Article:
In the 12th year following the founding of Williams College in Williamstown, Mass., a 23 year old named Samuel Mills enrolled as a freshman. The son of a pastor, Samuel’s home church had been touched by a wave of revival that instilled in him a passion to take the Gospel to the nations. Samuel Mills soon proved to be a poor student in the classroom but a great student of the work of God.
While at Williams College Mills began to meet with a group of students — Harvey Loomis, Byram Green, Francis L. Robbins, and James Richards — twice weekly for prayer. On a warm August Saturday in 1806, a rainstorm drove the group to seek shelter at a large stack of hay. Sheltered from the wind and rain at the side of the great haystack, the men continued in prayer. While there Mills proposed a mission to India. There and then he uttered his famous words concerning his proposal, “We can do it if we will.” Although Loomis felt the focus should be on domestic missions, the rest agreed to seek to share the Gospel in Asia.
Subsequent historians have referred to the meeting as the Haystack Prayer Meeting. In 1808 the group organized to study and pray for missions, calling themselves the “Brethren.” After seminary graduation, Mills and others of the “Brethren” asked the General Association of Massachusetts to send them to India as missionaries. This association formed the American Board of Commissioners for Foreign Missions on June 28, 1810. It was the first official foreign missions organization in the United States.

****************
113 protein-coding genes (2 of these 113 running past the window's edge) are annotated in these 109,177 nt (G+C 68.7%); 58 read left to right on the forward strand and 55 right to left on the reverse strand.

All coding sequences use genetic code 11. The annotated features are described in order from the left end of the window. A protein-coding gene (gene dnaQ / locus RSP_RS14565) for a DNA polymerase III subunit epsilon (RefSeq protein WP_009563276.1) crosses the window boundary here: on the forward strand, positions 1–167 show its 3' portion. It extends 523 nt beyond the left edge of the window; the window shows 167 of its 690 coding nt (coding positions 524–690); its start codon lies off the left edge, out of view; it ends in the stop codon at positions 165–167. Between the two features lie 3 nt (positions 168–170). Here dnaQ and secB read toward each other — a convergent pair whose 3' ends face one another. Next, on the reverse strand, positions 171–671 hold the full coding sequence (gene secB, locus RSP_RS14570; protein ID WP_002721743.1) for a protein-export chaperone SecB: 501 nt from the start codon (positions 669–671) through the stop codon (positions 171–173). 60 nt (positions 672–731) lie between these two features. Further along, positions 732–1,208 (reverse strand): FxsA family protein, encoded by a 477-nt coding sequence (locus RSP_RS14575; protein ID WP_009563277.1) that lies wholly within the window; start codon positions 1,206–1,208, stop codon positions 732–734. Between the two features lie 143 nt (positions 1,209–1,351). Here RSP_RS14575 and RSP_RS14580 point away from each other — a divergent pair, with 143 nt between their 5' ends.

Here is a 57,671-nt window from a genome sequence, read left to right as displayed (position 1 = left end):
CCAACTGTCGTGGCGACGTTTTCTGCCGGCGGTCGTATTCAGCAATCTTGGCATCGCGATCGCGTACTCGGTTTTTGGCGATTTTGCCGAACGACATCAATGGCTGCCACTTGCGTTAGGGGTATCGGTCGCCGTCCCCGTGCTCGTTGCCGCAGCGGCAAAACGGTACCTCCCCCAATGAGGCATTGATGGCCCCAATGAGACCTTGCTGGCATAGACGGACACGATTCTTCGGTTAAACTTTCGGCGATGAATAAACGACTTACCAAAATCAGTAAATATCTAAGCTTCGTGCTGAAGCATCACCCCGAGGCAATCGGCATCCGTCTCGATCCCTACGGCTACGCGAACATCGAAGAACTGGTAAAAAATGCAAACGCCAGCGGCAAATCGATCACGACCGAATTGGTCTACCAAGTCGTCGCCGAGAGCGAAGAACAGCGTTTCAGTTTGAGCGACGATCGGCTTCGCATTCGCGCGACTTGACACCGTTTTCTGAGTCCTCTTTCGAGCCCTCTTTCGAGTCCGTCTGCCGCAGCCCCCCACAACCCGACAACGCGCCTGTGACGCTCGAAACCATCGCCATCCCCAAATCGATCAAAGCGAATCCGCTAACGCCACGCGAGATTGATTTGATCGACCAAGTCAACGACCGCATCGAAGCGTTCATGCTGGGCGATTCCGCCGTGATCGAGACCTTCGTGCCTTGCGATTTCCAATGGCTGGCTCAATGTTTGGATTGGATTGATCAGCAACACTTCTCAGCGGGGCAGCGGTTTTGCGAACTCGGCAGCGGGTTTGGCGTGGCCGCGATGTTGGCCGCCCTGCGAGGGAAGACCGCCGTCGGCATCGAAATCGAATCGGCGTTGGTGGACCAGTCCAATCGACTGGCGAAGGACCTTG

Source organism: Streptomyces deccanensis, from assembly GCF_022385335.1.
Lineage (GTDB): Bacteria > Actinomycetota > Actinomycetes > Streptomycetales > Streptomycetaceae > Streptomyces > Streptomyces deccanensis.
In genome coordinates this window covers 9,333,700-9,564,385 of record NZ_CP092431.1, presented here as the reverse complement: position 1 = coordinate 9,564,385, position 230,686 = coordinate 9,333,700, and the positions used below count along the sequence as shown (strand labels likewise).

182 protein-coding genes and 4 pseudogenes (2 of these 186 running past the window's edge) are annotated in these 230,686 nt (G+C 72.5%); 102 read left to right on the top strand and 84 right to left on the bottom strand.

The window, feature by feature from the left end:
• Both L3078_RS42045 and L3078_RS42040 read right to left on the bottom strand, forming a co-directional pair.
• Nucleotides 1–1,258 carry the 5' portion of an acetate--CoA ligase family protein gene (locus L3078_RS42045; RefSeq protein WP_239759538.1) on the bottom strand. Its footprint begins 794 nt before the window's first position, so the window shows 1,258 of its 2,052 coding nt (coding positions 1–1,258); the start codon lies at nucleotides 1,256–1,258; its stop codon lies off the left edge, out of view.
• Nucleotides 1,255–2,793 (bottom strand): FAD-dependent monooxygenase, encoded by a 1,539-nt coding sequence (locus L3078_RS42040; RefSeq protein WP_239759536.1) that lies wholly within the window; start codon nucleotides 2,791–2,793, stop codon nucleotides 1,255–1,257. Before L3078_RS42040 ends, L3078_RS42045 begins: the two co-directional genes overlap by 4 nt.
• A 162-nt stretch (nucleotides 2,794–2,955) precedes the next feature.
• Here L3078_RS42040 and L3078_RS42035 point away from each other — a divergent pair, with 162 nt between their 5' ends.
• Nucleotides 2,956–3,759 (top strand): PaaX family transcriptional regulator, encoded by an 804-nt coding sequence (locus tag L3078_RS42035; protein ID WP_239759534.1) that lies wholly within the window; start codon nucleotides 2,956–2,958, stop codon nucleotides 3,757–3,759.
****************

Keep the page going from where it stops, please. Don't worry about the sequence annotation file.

Some of the most famous missionaries of the 19th century, including Rev. and Mrs. Adoniram Judson and Luther Rice, would be among the first commissioned and sent overseas by the new American Board. Judson has been called the father of Baptist foreign missions for his work in Burma. He left for Asia in his early 20s with his wife of only seven days. It would be over six years before Judson would baptize the first new Christian in Burma. But soon after his death in 1850 the Burmese government noted over 210,000 Burmese Christians! Rev. and Mrs. Samuel Nott, Gordon Hall, and Rev. and Mrs. Samuel Newell also traveled on the maiden mission. Mills stayed behind in part because of his ability to promote the cause of world missions in America.
The Haystack Prayer Meeting sparked the missions enterprises to which we still remain in debt. They were just a bunch of college students, meeting for a time of prayer. Mills was such a poor student he was not allowed to participate in graduation ceremonies. (Interestingly, the valedictorian, also named Samuel, missed his speech because he was drunk.) God took a mediocre student with a radical passion for the nations, and we are debtors to him.